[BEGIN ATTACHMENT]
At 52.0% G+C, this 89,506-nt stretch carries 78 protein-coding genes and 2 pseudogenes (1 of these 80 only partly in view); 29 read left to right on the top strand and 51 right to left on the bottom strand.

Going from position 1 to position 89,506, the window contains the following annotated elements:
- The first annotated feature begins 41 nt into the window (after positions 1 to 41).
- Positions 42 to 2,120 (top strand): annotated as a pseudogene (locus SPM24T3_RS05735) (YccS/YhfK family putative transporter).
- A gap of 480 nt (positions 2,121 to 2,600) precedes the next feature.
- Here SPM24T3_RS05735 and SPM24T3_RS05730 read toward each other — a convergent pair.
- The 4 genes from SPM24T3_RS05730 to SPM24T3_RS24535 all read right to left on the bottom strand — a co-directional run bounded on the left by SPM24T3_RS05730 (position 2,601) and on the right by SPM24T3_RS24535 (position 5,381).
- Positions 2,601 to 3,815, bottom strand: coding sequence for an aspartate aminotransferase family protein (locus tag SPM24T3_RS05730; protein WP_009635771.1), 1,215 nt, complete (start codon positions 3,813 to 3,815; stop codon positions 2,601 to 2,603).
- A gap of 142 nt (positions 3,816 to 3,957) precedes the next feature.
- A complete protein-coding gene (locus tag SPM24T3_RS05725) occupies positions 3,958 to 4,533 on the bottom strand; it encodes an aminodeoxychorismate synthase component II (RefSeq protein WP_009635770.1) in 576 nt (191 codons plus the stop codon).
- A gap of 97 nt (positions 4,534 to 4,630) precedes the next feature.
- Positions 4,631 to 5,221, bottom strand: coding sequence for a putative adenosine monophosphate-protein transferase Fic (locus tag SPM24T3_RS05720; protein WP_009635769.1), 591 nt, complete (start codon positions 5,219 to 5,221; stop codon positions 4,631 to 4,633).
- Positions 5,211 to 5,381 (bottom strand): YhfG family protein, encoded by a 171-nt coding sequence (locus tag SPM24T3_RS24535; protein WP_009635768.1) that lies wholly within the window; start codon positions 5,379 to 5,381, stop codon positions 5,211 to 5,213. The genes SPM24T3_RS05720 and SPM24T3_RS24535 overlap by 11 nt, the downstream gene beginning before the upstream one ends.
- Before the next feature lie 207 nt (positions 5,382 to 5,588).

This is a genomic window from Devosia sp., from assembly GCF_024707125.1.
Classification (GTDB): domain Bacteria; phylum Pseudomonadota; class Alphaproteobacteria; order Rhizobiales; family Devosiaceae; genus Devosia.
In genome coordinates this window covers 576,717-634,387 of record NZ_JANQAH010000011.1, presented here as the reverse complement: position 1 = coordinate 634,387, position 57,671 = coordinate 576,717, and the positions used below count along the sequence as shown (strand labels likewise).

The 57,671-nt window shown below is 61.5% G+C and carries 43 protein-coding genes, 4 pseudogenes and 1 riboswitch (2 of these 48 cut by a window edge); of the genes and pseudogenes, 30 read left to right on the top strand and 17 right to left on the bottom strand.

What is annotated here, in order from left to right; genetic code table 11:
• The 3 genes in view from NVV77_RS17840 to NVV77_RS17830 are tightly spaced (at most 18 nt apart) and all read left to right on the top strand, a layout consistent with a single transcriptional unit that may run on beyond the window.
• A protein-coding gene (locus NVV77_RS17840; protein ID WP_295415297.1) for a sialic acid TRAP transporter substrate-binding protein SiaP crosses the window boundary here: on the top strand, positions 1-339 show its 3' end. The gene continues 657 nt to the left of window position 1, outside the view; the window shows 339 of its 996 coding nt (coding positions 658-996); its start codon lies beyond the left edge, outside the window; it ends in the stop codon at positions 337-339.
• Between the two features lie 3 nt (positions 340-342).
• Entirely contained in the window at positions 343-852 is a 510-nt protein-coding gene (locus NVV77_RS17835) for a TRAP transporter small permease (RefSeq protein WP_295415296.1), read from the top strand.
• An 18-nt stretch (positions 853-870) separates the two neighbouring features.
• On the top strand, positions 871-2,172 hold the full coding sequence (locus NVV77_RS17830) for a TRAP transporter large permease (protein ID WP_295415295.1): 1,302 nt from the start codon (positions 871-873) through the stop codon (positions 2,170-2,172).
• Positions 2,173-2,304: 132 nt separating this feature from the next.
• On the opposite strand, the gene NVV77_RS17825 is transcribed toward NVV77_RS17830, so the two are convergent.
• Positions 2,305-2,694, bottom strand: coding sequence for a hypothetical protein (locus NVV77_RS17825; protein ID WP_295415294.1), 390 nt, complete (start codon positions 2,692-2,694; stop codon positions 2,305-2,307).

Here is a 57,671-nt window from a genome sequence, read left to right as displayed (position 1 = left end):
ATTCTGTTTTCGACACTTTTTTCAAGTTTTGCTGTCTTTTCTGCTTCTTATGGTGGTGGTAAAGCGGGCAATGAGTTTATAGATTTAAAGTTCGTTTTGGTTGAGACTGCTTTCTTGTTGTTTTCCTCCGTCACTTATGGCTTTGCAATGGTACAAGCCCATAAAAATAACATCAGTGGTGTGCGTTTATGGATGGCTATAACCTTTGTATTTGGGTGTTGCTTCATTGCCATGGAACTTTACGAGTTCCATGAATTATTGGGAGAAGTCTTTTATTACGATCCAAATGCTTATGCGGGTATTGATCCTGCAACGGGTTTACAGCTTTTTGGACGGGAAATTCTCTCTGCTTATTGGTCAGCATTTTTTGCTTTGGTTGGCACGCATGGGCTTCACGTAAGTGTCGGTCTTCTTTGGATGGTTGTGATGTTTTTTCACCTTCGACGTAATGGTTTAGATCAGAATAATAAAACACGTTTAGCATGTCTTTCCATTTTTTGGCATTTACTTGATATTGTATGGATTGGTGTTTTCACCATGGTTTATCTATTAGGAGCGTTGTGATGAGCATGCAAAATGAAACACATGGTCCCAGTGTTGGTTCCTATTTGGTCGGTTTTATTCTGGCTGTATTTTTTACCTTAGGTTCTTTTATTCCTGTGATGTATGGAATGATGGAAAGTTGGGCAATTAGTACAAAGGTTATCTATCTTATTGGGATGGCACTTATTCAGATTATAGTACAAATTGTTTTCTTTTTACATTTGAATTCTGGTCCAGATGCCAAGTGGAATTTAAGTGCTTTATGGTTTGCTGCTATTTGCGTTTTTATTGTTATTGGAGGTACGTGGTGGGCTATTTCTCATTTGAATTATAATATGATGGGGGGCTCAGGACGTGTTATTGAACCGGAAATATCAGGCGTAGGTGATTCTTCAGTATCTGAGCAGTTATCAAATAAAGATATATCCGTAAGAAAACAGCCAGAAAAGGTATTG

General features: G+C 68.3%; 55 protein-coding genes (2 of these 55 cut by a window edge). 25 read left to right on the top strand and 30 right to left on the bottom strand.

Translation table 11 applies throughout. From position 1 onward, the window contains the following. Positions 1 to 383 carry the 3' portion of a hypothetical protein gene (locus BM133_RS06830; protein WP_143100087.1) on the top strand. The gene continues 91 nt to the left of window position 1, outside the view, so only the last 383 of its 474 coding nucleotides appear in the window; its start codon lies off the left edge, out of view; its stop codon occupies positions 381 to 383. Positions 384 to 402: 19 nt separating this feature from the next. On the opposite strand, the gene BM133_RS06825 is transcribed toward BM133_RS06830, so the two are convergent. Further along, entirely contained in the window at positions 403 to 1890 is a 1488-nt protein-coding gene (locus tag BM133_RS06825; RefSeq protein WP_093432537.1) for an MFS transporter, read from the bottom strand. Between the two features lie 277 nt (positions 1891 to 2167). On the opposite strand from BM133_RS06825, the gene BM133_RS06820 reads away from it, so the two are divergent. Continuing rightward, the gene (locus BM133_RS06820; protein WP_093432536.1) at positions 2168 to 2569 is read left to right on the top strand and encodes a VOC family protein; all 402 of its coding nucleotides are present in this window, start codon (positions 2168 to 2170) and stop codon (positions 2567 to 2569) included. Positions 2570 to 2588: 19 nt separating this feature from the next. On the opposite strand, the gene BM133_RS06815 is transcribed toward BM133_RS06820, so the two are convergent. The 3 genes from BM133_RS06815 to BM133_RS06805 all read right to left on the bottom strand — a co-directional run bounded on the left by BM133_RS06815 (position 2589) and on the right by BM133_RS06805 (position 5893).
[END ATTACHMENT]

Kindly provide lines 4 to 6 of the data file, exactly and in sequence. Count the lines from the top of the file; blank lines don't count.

- Positions 42 to 2,120 (top strand): annotated as a pseudogene (locus SPM24T3_RS05735) (YccS/YhfK family putative transporter).
- A gap of 480 nt (positions 2,121 to 2,600) precedes the next feature.
- Here SPM24T3_RS05735 and SPM24T3_RS05730 read toward each other — a convergent pair.